We then plunge into the “meat” of the guide, where statements of principle are usually followed by one or more examples. On a number of pages, the guide is broken down into three columns to ease understanding. Down the right-hand side of each page you will find pithy comments, including quotes from Camus and C.S. Lewis, related to the text on the same page. The large number of examples will be extremely helpful to users.

The publication prompted several online comments, including

The guide has many good comments and suggestions and would be of benefit to most law firm lawyers as well as in-house counsel.

There are a couple of design and other choices made that I find curious. First, they have opted for fully-justified (block) text formatting. This leads to text that is often not reader-friendly. For example, the sentence, “Use a capital letter when a defined term is being used,” appears on two lines. The first nine words appear on the first line, with the last two on the second line, each on opposite sides with a large blank space in the middle. Professional typesetters can properly set type to alleviate these issues, but word processing software is unable to do so. Since there are many readability studies that show that fully-justified text is much harder to read than left-justified (or ragged right) text, this choice was peculiar, particularly in a guide that focuses on making texts easier to read.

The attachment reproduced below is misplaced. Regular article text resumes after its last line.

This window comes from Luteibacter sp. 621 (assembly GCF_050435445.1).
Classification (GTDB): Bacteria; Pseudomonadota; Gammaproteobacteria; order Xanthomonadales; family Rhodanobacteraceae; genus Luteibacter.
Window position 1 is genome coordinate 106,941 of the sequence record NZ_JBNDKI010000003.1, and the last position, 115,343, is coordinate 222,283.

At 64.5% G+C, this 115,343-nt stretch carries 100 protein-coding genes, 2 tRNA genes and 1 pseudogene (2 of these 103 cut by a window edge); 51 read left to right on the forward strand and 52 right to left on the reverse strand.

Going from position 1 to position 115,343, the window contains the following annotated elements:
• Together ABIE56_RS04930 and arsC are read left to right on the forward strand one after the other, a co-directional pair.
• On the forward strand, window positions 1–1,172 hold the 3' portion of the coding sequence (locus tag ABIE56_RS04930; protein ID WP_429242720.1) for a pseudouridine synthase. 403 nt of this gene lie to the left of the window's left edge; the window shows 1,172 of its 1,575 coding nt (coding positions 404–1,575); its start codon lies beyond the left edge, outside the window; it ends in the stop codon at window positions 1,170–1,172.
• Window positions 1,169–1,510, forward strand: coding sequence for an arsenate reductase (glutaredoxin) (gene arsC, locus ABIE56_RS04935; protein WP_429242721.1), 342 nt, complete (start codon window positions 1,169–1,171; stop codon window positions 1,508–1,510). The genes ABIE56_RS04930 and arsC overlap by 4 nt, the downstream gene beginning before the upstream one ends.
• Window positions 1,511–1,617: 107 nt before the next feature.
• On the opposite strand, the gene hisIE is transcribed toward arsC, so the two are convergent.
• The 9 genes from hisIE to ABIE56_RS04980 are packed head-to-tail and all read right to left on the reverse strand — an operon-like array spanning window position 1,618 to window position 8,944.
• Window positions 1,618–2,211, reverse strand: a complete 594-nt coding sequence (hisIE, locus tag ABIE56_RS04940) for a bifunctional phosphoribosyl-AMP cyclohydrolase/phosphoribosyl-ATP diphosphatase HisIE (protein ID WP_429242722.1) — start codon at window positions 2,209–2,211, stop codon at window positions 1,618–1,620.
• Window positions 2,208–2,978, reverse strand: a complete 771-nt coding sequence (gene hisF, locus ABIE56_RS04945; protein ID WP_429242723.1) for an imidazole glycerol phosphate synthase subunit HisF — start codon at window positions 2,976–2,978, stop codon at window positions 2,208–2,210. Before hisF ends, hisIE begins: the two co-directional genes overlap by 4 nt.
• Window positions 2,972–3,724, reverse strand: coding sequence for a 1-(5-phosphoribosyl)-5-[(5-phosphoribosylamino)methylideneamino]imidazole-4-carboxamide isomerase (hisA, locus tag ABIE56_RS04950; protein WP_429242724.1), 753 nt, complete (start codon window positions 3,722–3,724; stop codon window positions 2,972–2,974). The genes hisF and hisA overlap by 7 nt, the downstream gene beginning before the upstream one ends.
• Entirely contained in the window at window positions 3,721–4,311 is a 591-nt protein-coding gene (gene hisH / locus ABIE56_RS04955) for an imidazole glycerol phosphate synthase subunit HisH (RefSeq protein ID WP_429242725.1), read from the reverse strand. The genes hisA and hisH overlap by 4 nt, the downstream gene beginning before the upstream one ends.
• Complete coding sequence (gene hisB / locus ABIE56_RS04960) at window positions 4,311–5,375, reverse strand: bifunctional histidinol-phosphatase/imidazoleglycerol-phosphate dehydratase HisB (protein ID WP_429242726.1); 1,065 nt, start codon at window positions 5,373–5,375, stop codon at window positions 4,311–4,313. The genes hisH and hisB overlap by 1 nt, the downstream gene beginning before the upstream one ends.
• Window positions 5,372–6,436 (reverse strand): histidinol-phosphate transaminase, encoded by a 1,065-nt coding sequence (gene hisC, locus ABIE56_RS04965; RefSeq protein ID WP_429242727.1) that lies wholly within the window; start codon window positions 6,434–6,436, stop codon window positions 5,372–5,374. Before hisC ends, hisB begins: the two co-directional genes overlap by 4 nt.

Second, Adobe continues to use “e.g.” and “i.e.” Many laypeople and even some lawyers confuse the meaning of these terms, so it’s surprising that they would not avoid that potential confusion. As a general principle, it is best to avoid Latinisms, particularly in a document that exhorts its users to avoid legalese. The guide could easily have distinguished its examples simply by using a different colour and perhaps typeface, for example, rather than introducing each one by “e.g.”

Third, I cannot avoid mentioning a particular bugbear of mine, namely the use of the word “font” to mean either typeface or point size or both. “Font” refers to presentation styles such as bold or italics. The typeface is what you choose to present your text in (such as Helvetica, Times New Roman, etc.). Point size indicates the relative size of your text. While 12 point text used to be the norm, it is more common now to see text in 11 point size. It would have been easy for Adobe to clarify the issue and use the proper terms. It’s a nice goal to have lawyers use precise terms with their exact meanings!